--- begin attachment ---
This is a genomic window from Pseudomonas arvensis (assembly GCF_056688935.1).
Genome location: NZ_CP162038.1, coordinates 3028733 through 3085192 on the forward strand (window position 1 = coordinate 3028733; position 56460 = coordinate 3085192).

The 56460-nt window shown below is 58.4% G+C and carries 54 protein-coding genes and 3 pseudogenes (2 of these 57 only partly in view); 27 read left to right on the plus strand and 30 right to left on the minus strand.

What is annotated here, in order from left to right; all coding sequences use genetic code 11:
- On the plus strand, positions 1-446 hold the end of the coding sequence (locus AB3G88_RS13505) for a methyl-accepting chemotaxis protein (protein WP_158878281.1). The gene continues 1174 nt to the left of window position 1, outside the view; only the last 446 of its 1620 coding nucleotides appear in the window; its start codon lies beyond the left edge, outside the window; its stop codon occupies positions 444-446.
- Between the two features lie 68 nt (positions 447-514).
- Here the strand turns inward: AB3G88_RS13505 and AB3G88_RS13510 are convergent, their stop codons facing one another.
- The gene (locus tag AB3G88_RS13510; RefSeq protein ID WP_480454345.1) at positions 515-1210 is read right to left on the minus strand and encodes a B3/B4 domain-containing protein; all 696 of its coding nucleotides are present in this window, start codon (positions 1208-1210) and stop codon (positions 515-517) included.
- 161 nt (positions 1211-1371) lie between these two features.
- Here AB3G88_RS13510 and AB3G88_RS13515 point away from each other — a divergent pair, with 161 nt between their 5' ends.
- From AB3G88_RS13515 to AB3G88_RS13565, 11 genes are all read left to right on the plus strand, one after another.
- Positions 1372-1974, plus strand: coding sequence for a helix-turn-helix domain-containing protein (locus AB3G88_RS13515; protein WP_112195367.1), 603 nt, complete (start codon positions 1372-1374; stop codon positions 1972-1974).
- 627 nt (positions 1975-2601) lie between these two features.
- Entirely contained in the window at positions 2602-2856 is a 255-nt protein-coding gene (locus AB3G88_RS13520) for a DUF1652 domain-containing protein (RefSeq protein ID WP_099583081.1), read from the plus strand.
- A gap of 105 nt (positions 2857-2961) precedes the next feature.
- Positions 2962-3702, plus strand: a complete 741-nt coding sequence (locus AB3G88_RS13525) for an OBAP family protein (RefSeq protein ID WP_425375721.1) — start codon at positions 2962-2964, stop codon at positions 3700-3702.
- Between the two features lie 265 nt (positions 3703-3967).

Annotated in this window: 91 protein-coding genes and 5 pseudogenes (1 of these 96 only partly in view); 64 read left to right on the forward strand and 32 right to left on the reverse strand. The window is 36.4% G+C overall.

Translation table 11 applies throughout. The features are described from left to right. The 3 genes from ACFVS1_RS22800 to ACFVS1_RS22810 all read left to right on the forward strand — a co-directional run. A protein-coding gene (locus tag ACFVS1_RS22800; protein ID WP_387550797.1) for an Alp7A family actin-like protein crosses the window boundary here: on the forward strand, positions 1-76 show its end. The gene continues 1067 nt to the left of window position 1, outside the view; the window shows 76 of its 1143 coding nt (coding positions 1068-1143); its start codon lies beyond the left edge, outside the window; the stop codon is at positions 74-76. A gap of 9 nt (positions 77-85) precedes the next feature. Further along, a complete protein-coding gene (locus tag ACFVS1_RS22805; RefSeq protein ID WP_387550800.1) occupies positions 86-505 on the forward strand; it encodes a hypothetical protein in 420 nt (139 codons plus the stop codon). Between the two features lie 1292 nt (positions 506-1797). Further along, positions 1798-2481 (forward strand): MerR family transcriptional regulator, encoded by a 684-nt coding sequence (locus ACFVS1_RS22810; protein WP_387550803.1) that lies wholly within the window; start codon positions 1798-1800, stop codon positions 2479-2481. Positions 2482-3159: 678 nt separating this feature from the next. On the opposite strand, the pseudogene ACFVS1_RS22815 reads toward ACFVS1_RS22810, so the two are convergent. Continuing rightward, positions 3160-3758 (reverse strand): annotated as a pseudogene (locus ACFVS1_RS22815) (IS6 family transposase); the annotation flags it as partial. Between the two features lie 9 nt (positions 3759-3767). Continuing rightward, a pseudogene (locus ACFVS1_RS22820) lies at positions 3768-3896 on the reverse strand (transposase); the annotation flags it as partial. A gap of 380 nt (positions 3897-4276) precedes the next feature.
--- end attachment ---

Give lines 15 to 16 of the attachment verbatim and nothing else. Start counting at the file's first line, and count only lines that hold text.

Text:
- A gap of 105 nt (positions 2857-2961) precedes the next feature.
- Positions 2962-3702, plus strand: a complete 741-nt coding sequence (locus AB3G88_RS13525) for an OBAP family protein (RefSeq protein ID WP_425375721.1) — start codon at positions 2962-2964, stop codon at positions 3700-3702.